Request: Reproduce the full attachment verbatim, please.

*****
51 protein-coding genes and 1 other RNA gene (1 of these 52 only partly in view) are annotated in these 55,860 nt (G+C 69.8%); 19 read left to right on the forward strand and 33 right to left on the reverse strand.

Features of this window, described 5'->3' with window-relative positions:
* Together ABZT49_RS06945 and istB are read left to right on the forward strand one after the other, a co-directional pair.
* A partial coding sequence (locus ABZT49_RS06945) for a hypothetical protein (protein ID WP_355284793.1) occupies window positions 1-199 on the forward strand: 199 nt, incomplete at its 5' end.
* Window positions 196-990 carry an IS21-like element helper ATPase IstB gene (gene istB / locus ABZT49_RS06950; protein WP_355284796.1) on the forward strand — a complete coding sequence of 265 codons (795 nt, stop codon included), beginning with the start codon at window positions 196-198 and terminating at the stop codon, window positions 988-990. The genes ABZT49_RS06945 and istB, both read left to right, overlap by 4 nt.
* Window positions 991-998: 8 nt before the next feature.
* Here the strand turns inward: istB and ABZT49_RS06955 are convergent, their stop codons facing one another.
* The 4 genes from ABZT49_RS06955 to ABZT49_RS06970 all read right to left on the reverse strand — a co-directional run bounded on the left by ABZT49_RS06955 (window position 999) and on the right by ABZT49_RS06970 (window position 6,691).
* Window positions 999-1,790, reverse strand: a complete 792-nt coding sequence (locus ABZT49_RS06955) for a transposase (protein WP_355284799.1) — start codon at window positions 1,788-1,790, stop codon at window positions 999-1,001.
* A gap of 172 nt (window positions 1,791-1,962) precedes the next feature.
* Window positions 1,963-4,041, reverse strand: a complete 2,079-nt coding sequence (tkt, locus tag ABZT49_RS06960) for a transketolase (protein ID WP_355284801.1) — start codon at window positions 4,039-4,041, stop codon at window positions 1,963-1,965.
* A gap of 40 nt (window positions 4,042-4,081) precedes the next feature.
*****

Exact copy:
51 protein-coding genes and 1 other RNA gene (1 of these 52 only partly in view) are annotated in these 55,860 nt (G+C 69.8%); 19 read left to right on the forward strand and 33 right to left on the reverse strand.

Features of this window, described 5'->3' with window-relative positions:
* Together ABZT49_RS06945 and istB are read left to right on the forward strand one after the other, a co-directional pair.
* A partial coding sequence (locus ABZT49_RS06945) for a hypothetical protein (protein ID WP_355284793.1) occupies window positions 1-199 on the forward strand: 199 nt, incomplete at its 5' end.
* Window positions 196-990 carry an IS21-like element helper ATPase IstB gene (gene istB / locus ABZT49_RS06950; protein WP_355284796.1) on the forward strand — a complete coding sequence of 265 codons (795 nt, stop codon included), beginning with the start codon at window positions 196-198 and terminating at the stop codon, window positions 988-990. The genes ABZT49_RS06945 and istB, both read left to right, overlap by 4 nt.
* Window positions 991-998: 8 nt before the next feature.
* Here the strand turns inward: istB and ABZT49_RS06955 are convergent, their stop codons facing one another.
* The 4 genes from ABZT49_RS06955 to ABZT49_RS06970 all read right to left on the reverse strand — a co-directional run bounded on the left by ABZT49_RS06955 (window position 999) and on the right by ABZT49_RS06970 (window position 6,691).
* Window positions 999-1,790, reverse strand: a complete 792-nt coding sequence (locus ABZT49_RS06955) for a transposase (protein WP_355284799.1) — start codon at window positions 1,788-1,790, stop codon at window positions 999-1,001.
* A gap of 172 nt (window positions 1,791-1,962) precedes the next feature.
* Window positions 1,963-4,041, reverse strand: a complete 2,079-nt coding sequence (tkt, locus tag ABZT49_RS06960) for a transketolase (protein ID WP_355284801.1) — start codon at window positions 4,039-4,041, stop codon at window positions 1,963-1,965.
* A gap of 40 nt (window positions 4,042-4,081) precedes the next feature.